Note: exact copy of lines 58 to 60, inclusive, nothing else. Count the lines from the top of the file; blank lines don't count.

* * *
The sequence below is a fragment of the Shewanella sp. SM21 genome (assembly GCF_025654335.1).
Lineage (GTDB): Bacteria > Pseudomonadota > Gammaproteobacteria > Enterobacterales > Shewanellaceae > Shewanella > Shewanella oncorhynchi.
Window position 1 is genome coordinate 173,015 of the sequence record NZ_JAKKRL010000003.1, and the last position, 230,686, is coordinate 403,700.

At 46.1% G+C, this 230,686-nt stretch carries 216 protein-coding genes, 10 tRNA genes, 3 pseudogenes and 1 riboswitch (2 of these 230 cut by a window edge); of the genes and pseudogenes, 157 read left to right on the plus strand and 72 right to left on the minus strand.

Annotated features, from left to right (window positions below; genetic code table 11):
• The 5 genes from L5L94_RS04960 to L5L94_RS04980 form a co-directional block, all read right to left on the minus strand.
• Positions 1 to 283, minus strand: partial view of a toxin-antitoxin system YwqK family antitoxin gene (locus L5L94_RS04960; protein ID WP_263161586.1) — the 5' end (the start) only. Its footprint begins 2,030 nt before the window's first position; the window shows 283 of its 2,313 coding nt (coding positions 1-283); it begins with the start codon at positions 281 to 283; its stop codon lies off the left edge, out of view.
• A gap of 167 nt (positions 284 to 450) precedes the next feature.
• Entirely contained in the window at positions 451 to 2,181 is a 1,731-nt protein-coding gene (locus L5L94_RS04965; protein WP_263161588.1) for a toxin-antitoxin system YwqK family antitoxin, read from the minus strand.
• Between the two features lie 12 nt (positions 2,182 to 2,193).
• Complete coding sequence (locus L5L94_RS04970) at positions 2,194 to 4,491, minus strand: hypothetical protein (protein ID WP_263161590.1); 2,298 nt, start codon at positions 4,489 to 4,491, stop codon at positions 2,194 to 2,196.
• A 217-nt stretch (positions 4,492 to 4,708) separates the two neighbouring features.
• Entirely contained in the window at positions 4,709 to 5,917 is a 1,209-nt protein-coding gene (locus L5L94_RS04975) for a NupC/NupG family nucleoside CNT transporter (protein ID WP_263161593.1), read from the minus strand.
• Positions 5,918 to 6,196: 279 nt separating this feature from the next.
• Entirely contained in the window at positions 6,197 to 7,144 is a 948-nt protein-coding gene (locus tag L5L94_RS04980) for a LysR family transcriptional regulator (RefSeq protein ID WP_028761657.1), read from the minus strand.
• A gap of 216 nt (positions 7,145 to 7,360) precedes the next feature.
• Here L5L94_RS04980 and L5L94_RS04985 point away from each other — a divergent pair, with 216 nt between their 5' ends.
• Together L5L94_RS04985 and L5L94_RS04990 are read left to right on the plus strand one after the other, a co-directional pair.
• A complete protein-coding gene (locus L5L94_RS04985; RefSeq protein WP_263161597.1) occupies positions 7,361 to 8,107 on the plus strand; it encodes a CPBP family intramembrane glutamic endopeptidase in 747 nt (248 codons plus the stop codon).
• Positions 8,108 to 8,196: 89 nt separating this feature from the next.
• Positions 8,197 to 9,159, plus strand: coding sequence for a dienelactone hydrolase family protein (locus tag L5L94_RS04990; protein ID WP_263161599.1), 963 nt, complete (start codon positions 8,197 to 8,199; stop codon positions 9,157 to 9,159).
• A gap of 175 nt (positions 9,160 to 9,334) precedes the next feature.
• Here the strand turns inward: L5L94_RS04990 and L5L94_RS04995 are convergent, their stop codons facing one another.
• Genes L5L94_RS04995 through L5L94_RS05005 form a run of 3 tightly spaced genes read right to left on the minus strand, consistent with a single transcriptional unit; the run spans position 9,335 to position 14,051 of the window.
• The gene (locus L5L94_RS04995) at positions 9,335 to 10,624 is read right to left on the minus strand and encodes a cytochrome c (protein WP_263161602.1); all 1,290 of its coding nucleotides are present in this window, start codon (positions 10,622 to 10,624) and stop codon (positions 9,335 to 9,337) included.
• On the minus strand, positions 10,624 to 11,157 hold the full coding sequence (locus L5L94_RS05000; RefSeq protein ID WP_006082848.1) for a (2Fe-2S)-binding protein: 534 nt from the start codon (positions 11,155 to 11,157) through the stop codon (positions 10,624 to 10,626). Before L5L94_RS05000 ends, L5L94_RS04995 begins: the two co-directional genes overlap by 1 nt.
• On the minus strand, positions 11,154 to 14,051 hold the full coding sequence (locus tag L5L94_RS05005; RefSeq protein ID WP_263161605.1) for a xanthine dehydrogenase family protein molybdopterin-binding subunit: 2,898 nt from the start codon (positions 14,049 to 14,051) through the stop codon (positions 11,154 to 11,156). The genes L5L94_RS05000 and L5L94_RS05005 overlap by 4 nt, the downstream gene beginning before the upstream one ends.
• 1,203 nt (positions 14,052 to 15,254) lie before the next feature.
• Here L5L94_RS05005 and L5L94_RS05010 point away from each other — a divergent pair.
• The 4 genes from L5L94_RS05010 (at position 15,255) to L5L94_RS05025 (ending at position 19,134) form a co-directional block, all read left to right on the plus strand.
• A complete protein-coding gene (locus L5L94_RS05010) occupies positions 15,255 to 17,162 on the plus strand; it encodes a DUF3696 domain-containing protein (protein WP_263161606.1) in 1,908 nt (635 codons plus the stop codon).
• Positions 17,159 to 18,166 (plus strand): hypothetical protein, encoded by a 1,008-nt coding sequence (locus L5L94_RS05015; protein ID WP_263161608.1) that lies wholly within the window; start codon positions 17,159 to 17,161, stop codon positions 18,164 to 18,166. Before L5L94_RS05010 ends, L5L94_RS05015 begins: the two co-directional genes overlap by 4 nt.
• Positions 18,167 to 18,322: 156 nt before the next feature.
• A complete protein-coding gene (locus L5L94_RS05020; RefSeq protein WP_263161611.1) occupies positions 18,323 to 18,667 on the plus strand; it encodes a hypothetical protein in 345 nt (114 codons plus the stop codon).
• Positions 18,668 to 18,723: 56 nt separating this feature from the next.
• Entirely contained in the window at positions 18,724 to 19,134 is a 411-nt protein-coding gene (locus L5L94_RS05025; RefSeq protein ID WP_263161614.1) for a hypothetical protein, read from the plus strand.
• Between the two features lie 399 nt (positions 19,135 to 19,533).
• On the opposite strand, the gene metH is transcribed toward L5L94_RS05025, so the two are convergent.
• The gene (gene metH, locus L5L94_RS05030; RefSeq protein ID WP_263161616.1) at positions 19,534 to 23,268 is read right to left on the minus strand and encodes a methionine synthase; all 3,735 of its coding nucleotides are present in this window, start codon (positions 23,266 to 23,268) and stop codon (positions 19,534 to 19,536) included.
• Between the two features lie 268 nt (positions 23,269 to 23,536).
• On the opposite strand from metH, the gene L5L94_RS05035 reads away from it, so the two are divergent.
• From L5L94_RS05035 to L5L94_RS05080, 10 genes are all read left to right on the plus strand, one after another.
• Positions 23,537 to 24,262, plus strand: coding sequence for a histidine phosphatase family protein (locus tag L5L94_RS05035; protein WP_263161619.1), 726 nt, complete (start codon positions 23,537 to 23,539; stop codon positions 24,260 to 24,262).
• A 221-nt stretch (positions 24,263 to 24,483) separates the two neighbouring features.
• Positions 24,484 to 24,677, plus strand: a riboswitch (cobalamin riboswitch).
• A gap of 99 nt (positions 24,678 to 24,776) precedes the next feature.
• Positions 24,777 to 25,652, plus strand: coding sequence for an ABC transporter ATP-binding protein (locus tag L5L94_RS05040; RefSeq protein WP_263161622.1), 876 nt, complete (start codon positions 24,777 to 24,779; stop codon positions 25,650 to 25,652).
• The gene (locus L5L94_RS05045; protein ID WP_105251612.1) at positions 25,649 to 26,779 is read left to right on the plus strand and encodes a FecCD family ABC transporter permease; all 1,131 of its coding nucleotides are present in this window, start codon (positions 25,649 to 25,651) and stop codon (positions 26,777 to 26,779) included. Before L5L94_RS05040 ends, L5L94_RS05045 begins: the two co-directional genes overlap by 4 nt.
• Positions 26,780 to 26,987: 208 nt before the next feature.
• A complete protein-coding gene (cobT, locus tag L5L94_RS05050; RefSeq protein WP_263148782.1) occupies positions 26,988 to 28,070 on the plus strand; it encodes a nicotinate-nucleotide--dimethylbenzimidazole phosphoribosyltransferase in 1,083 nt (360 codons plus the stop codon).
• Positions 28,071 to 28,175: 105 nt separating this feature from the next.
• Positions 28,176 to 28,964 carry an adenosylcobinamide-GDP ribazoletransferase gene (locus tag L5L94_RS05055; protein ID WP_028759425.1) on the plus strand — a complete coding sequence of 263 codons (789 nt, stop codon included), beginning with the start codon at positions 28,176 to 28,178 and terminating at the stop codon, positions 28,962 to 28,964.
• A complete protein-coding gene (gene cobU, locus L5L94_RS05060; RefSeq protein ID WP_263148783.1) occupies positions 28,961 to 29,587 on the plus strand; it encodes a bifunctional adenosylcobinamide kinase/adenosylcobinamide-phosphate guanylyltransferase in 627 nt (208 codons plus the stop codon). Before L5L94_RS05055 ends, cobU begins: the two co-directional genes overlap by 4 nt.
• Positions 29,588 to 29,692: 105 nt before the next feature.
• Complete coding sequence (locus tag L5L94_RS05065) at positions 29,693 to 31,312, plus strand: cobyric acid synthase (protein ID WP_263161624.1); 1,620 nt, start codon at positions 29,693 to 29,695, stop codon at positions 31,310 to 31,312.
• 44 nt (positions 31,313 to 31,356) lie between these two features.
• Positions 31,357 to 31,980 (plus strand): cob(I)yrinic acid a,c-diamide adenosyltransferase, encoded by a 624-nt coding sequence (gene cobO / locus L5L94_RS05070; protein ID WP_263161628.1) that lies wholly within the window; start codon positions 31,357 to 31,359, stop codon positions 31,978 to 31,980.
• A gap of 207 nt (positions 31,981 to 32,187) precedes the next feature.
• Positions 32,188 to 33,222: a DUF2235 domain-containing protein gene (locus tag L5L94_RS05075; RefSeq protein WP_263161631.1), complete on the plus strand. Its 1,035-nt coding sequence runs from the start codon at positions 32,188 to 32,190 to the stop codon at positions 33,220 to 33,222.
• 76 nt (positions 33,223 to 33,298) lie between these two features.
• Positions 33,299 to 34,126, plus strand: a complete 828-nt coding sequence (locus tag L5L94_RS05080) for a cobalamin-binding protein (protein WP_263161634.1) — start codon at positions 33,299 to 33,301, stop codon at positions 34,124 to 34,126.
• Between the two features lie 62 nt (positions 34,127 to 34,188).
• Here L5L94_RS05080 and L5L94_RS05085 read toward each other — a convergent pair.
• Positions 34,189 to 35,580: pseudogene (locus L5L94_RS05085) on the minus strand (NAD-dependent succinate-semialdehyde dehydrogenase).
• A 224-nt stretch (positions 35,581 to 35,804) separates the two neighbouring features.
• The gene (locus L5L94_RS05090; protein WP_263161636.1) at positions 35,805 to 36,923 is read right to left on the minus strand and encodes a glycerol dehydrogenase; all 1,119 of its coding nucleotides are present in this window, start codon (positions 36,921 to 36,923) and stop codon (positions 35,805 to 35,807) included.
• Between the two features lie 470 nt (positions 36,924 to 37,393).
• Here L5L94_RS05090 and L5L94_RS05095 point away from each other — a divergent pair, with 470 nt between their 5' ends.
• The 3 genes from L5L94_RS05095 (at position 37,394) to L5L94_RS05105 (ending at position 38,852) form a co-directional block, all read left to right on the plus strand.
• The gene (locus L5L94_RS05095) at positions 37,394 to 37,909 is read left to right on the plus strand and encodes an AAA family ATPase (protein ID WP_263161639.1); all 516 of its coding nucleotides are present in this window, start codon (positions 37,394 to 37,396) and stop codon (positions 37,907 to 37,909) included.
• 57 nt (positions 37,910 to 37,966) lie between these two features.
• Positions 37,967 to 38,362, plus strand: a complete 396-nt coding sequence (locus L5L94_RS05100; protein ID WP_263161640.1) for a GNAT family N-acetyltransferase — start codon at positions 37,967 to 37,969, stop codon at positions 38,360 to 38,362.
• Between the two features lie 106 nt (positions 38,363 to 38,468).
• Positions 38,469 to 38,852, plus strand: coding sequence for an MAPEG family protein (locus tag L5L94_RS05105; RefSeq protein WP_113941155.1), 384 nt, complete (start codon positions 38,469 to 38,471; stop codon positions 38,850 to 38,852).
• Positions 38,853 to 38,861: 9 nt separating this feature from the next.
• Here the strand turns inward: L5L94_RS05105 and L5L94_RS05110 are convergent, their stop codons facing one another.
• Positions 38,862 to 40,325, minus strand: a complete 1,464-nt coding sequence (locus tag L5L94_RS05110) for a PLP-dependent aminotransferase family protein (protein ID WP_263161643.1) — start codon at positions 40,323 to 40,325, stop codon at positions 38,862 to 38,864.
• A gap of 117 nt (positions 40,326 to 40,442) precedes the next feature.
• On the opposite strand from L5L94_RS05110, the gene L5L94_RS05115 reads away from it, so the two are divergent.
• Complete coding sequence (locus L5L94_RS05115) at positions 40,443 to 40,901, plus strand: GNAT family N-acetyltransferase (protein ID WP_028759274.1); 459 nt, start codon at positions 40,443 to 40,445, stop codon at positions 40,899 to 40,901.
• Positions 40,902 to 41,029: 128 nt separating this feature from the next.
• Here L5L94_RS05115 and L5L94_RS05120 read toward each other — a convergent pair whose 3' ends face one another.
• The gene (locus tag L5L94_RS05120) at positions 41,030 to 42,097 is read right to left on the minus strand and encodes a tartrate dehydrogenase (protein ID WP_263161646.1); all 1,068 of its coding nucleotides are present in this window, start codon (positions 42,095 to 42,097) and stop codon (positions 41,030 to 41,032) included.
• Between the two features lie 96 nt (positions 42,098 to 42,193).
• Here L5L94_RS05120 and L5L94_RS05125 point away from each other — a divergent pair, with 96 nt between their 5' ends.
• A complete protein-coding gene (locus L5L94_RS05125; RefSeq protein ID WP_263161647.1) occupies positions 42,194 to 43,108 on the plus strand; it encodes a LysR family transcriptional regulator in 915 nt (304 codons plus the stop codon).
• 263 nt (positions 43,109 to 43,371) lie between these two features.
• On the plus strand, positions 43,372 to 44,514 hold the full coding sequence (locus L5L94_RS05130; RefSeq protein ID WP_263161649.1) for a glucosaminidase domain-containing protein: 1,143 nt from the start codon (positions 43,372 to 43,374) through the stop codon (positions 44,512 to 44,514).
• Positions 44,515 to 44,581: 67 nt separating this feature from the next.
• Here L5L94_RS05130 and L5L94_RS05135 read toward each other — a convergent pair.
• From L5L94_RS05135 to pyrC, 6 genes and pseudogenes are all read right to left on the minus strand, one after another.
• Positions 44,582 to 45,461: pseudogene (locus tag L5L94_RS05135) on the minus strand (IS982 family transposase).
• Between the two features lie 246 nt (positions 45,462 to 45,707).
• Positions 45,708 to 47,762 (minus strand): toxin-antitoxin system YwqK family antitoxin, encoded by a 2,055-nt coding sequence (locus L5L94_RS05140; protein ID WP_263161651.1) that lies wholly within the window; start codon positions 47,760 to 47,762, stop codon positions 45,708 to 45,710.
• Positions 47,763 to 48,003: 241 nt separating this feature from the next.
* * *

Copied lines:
• A gap of 207 nt (positions 31,981 to 32,187) precedes the next feature.
• Positions 32,188 to 33,222: a DUF2235 domain-containing protein gene (locus tag L5L94_RS05075; RefSeq protein WP_263161631.1), complete on the plus strand. Its 1,035-nt coding sequence runs from the start codon at positions 32,188 to 32,190 to the stop codon at positions 33,220 to 33,222.
• 76 nt (positions 33,223 to 33,298) lie between these two features.